Paolo’s and Restaurant Week Part I
February 20, 2009 § 1 Comment
Winter in DC usually means I’m holed up in my dorm room on weekends watching crappy chick flicks or catching up on LOST. A couple weeks ago, Jia and I had had enough, and we decided to organize a girls’ night out at Paolo’s Ristorante on Wisconsin. We’d walked past a dozen times before, and with a sudden craving for some decent Italian food, we caved.
I went with two appetizers, the duck gnocchi and eggplant fritters, while my friends chose between the pizzas and specials. The duck gnocchi was a bit disappointing. I was really excited after reading the delicious sounding description, but the duck confit was tough and dry, and even though the gnocchi was pillowy, the arugula and biscotti crumbs had no business being in the dish. If the duck had been cooked better, the two alone would have been heavenly enough. The eggplant, on the other hand, was satisfactory. The cheese was molten hot and the sauce had a really nice tang, so I didn’t complain too much.
Everyone else said their food was fine, but I was too busy eating my food to care. Though I did choose not to order dessert, Jia and Tracy split the largest slice of tiramisu that I have ever seen in my life, and Melissa’s mandarin orange creme brulee was huge as well. We walked out of Paolo’s considerably stuffed and had to walk around M street before finally heading back to campus.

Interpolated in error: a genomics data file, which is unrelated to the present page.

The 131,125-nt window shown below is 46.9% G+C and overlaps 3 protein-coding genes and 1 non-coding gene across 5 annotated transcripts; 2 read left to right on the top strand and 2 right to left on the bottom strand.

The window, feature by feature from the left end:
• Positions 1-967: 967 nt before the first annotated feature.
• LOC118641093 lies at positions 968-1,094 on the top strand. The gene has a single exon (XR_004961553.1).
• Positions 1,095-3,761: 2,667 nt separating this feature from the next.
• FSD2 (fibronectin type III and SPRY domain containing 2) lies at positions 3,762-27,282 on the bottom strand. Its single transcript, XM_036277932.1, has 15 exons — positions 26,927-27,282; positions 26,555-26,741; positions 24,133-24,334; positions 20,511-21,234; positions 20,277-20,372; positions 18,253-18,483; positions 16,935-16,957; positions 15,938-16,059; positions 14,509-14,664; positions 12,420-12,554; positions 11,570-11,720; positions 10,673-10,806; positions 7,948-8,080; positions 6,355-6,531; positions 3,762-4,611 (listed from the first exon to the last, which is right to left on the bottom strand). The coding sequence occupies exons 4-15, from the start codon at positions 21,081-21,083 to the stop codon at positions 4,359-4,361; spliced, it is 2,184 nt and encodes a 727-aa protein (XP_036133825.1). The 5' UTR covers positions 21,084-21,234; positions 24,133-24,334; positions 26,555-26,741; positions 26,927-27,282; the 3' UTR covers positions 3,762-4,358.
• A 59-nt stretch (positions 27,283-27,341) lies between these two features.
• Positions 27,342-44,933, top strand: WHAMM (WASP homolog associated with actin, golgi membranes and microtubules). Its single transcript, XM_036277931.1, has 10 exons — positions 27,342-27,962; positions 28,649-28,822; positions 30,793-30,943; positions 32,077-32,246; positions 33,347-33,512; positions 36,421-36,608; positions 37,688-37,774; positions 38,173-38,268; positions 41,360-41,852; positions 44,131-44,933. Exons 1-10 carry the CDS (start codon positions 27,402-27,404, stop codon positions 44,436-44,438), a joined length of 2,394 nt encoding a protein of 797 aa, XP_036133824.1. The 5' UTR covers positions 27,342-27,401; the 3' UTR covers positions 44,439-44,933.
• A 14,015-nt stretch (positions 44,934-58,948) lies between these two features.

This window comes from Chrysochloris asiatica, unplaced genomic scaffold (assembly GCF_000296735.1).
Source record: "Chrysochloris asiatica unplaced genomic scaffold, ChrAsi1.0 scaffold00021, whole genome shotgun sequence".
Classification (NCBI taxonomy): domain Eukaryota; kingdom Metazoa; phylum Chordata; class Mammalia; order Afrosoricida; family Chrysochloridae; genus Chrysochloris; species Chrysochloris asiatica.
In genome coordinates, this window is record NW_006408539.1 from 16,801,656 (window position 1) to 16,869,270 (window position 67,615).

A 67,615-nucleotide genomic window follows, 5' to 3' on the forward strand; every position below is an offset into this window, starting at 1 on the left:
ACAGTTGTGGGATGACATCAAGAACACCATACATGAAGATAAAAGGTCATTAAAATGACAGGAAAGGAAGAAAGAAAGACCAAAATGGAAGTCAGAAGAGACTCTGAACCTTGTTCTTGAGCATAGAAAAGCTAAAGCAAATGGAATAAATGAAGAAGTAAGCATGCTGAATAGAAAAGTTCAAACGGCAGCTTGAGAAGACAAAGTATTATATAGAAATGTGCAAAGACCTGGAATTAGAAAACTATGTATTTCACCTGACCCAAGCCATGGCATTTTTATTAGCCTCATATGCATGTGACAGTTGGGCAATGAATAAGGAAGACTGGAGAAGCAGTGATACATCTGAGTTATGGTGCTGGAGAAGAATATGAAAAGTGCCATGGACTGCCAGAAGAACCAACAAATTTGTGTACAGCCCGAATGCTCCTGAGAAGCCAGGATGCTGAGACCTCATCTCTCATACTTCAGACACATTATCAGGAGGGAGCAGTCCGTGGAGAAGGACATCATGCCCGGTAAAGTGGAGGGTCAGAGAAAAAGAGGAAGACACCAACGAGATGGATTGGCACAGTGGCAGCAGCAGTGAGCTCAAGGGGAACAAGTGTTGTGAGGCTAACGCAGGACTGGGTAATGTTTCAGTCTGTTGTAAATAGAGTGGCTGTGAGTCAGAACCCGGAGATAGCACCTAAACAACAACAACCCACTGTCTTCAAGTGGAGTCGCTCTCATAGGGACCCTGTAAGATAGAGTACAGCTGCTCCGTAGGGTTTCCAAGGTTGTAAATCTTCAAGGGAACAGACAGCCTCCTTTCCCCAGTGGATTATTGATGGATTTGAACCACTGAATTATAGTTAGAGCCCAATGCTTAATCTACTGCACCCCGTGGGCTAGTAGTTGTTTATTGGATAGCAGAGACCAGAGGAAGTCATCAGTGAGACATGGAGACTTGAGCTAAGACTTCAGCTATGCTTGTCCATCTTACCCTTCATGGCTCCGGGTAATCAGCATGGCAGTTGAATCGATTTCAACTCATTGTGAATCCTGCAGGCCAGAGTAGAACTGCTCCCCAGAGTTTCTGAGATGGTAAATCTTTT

We didn’t have to walk too far. At Hook, there weren’t any individual tables available, but we sat at the end of a long table near the bar where there was full service. Hook is a restaurant very well known for its sustainable seafood, so it only made sense to order as much fish as we could. Appetizers were tuna tartare and an amped up clam chowder, but the entrees were the star of the show. My arctic char was no short of amazing – grilled so the skin was deliciously salty and crispy with the creamy celeriac puree to balance it – and Amy’s sablefish was light and airy but packed with the flavor of the ocean.
Desserts were amazing as well, and at this point, while I was taking photos, a chic woman came up to our end of the table and asked why I had a camera. Her name was Bethany Umbel, owner of Hook, and at that moment, she had been talking with Heather Chittum, the pastry chef who’d actually been named one of the “Top 5 Pastry Chefs in the Nation” and worked with Michel Richard at the famous Citronelle. I think they were both a bit on edge about me taking photos of the pastries (maybe they thought I was stealing presentation ideas?), but when they realized I was just an innocent food blogger, they eased up and sincerely said that they hoped we’d enjoyed the meal.It was a truly lovely dinner, and when I came back to the room to see how much the dishes originally would’ve cost me, I was shocked that the price tag would’ve been $61 without tax and tip. A serious bargain considering we only paid 35. Usually I’d say eating seafood exclusively isn’t my thing, but this was definitely a dinner to remember and I can’t wait until I go to Hook again.
3241 M Street, Washington DC 20007